Interesting Times…

The Chinese nailed the concept of the backhanded wish many a year ago. While we were crudely, and smugly seeing off our nemesis with the wish ‘ See You Next Tuesday’, they were ingeniously wishing that dull times would not visit you, knowing full well that ‘interesting’ was a curse that seeped through the very fabric of your existence, while ‘dull’ would leave less than a greasy stain.

To live in interesting times is a cursed thing. I grew up in the time of power cuts, water-rationing, and clothes made from fibres that sparked if rubbed together. One of my first memories is 1976, aged three, being taken to a LAKE to be washed. A little later, I recall watching the Muppet Show on TV and the whole house suddenly sinking into darkness, kaput. My gran, ever resourceful, didn’t miss a beat, and employed her right hand as Kermit and her left as Fozzie Bear and managed the interruption with a skill I can only credit those who lived with black-out curtains and doodlebugs dropping out the sky to really ruin a night in.

The eighties, the decade where I suddenly realised the world was a great deal larger than the circuit round the estate I take my Raleigh Elf , gaped open with terrifying  portents of doom. The realisation that nuclear bombs could rain down any minute if some politician fumbled a speech left me  in a decade-long perpetual terror. I remember being in Beeston, with my aforementioned Gran, waiting for a bus to Stapleford to visit , in order, the chippy, the bingo hall, Hyper, and as we stood, I saw a plume of smoke on the horizon, mushroomed shape. This is it, I thought, and grabbed my gran and urged her to ‘duck and cover’. She, ever wise, saw my error, and pointed out that occasionally, certain weather conditions made the output of Radcliffe-on-Soar power station (a rather dominating apparition on the horizon as you crest the hill Toton is built on) made the steam look toadstool-esque. Nuclear annhiliation was in fact a litle bit of nice weather settling.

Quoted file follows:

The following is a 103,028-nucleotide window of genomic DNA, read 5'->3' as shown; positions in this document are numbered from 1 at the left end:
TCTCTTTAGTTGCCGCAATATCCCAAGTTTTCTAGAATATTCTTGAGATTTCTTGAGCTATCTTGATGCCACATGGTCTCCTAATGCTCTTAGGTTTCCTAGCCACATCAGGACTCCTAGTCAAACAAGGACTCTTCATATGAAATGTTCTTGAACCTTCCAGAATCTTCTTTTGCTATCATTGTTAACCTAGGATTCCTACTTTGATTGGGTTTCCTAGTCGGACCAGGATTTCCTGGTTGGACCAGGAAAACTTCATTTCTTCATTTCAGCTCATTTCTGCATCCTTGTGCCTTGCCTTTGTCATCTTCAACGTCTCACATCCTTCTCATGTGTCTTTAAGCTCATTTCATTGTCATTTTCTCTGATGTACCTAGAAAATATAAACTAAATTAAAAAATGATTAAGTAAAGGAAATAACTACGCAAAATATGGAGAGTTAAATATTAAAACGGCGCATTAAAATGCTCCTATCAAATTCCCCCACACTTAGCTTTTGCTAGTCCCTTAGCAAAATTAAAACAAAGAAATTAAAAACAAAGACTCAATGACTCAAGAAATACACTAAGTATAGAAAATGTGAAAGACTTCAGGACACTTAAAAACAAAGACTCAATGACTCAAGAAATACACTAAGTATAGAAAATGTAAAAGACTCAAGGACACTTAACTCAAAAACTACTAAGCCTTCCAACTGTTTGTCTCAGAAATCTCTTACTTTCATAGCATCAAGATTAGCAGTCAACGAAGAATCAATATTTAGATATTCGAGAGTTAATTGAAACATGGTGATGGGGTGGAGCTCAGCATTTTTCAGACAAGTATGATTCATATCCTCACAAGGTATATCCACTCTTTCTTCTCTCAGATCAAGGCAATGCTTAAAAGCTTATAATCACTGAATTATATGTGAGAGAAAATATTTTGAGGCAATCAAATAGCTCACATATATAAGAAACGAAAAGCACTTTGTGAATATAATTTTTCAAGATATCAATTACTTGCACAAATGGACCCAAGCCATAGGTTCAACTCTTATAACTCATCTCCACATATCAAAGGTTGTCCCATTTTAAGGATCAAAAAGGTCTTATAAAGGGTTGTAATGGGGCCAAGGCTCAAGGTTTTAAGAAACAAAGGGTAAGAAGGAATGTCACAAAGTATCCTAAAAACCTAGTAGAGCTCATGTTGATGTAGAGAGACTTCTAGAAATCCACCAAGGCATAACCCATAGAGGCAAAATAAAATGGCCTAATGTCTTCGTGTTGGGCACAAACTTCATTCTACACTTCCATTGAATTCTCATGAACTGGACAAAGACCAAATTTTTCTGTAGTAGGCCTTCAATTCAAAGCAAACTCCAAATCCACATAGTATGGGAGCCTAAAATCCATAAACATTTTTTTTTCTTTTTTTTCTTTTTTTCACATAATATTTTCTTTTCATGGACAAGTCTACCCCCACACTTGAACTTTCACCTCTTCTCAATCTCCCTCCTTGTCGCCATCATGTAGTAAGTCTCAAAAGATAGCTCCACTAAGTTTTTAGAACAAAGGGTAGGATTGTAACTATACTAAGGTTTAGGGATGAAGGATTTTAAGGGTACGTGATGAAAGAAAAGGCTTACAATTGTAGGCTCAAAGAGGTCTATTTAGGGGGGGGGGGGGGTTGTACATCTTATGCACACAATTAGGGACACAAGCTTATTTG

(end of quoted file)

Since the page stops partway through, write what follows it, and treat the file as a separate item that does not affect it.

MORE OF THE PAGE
Ironically, that output is possibly more likely to kill us than any nuclear arsenal raining down, but that wouldn’t have cooled my paranoia. I made contingency plans to deal with the aftermath, digging bases in Bramcote Woods, which probably survive today. They’ll be dug up by a future archaelogist who will marvel at the price of Heinz Beans in 1985 and the hairiness of eightie’s porn. We had long figured that- and I can’t disagree that my thinking was slightly hormonally skewed- that if all the woman died we’d need some relief from symptoms even more pressing than radiation sickness. Looking back, we really should sue. That’s no way to be looking at life.

Then in 1989, the Berlin Wall failed, the USSR became the lot more cutesy Russia, then the idiot right-wing philospher Francis Fukuyama pronounced the end of history, and I walzted into adulthood and the nineties with a carefree attitude. September 11th happened, and stuff hotted up again, and once again Interesting Times descended, and once again,  until Obama took the crown, an anxiety gripped, in common with the world, my wellbeing.

Now, after that tirade, the following cannot sound anything but glib. To mitigate, I dont write about global events, but they are useful to preface more local issues. And,  by Jiminy, are we living in interesting times.